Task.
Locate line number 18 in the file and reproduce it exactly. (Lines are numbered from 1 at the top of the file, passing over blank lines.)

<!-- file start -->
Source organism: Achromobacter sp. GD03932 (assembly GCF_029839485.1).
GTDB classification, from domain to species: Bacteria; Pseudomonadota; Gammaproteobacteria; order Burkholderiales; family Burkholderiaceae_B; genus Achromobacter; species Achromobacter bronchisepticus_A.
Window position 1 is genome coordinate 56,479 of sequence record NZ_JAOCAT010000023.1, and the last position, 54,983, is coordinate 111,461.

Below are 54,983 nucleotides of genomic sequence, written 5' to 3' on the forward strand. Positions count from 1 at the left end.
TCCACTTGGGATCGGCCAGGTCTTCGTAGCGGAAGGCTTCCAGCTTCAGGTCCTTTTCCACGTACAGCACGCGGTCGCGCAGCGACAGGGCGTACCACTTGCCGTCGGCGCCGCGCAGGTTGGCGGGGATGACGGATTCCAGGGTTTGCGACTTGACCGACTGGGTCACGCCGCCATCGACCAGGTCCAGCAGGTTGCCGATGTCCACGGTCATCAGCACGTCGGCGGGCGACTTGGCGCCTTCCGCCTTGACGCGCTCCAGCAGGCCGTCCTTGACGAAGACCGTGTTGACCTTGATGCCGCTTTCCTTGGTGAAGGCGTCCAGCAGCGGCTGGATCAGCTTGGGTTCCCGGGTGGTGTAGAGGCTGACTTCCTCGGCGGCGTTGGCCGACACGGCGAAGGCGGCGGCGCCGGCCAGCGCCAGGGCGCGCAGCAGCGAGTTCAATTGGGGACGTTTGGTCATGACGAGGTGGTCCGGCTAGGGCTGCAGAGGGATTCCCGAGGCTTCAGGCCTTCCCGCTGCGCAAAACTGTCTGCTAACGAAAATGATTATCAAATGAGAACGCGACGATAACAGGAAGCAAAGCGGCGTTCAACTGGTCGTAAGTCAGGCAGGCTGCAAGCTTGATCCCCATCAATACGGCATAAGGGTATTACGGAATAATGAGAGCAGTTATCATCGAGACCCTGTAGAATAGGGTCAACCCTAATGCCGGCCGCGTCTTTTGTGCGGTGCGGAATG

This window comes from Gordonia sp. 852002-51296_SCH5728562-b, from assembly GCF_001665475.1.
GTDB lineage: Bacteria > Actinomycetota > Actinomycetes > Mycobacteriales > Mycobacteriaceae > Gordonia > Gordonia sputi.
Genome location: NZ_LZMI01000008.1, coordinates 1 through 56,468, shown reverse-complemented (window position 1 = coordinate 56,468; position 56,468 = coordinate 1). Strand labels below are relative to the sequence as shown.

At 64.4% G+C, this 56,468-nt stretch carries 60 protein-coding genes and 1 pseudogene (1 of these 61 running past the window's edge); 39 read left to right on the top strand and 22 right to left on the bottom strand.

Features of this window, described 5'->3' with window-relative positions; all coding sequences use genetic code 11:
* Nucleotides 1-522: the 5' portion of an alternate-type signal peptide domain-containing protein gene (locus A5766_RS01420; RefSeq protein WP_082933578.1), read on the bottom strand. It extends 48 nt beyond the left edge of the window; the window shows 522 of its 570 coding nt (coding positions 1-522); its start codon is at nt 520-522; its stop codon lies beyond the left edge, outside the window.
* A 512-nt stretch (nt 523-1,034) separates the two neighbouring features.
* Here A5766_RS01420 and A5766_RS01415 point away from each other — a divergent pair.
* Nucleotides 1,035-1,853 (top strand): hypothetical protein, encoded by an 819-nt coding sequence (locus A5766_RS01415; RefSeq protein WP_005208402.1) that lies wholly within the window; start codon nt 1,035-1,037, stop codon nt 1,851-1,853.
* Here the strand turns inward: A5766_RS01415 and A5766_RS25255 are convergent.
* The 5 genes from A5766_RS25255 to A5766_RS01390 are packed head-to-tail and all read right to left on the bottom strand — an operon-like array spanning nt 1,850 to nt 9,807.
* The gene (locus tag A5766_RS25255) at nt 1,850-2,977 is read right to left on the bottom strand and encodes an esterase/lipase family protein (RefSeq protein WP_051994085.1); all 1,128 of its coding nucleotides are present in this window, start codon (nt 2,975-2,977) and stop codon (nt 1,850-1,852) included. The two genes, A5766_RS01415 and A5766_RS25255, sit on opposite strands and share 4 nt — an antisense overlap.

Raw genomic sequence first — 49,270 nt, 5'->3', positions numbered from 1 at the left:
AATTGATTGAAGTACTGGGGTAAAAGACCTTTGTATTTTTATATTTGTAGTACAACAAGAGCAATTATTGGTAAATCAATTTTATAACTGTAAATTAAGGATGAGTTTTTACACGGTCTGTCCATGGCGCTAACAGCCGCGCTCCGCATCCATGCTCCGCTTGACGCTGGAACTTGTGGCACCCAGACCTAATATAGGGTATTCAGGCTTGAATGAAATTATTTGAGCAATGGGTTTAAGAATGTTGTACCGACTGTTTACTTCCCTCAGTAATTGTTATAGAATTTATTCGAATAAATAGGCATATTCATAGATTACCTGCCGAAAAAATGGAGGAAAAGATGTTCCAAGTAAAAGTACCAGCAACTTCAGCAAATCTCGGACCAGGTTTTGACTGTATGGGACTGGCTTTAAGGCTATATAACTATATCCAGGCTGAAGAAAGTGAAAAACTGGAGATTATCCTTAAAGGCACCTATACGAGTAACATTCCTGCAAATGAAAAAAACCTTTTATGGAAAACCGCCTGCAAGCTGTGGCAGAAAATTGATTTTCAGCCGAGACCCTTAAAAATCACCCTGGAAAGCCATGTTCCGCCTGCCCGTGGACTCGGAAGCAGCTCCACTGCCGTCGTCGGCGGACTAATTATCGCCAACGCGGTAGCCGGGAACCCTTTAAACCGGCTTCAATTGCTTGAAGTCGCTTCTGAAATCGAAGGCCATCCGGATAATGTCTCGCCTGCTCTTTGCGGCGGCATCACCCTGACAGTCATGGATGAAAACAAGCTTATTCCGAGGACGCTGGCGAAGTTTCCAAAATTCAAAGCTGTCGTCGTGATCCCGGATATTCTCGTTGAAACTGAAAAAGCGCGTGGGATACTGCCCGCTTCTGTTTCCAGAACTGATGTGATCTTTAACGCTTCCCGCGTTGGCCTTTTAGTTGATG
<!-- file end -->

Raw genomic sequence first — 49,270 nt, 5'->3', positions numbered from 1 at the left: